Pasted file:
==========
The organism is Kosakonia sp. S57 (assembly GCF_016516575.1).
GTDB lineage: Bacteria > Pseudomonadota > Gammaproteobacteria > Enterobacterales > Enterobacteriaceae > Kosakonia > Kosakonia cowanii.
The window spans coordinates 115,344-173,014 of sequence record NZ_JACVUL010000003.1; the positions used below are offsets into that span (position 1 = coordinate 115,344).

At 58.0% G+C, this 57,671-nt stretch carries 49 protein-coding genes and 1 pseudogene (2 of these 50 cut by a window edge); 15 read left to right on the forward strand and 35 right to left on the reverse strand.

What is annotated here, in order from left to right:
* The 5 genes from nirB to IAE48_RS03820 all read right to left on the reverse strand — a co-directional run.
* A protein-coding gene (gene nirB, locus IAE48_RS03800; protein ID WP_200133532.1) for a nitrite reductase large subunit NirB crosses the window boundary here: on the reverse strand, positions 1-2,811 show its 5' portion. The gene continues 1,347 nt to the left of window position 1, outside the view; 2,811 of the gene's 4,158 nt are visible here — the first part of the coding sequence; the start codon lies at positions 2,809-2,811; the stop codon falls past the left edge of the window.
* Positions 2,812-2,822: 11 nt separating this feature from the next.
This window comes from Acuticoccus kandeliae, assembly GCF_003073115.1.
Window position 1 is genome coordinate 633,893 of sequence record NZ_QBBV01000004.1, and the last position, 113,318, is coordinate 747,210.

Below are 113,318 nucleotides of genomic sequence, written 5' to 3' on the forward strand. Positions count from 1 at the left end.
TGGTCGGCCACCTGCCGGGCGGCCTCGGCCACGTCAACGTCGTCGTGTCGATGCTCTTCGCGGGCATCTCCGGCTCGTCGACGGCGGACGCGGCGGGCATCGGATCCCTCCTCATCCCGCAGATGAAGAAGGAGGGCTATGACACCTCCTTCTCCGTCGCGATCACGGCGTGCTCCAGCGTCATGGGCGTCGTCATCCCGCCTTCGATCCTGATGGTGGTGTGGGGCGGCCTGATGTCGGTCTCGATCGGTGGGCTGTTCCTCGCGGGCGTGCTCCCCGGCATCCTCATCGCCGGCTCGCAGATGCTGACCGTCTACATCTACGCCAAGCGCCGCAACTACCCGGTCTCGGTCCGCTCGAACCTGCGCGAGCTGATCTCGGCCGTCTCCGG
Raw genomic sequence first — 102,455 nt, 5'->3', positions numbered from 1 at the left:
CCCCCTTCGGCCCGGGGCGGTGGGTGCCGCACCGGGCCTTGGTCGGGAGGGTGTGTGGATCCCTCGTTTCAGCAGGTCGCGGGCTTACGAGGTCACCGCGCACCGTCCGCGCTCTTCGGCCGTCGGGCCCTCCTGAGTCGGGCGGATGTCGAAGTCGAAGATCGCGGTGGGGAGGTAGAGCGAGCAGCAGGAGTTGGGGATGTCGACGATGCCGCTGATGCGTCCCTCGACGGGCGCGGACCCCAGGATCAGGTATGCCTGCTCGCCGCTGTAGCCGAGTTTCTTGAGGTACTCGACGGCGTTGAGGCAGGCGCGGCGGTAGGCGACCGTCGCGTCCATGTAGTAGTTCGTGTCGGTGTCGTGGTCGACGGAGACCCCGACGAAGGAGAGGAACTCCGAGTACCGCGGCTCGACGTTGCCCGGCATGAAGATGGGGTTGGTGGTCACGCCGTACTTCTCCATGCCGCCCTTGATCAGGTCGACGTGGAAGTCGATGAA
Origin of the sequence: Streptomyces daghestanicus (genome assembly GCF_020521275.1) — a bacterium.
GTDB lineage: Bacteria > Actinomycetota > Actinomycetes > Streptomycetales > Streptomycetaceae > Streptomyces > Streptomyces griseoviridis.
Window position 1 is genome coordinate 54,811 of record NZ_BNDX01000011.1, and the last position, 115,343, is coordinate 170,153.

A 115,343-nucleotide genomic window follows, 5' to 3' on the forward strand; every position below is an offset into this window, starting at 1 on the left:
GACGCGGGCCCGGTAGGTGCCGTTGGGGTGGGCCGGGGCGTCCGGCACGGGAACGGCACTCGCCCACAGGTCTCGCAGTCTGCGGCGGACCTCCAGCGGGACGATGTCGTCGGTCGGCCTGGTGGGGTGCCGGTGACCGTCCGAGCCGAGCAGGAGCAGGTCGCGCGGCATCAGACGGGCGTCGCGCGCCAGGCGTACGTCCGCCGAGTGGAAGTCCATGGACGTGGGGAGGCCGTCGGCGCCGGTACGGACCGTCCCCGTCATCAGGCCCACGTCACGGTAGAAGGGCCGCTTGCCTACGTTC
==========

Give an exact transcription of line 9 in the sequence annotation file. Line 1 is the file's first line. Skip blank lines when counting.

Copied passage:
This window comes from Acuticoccus kandeliae, assembly GCF_003073115.1.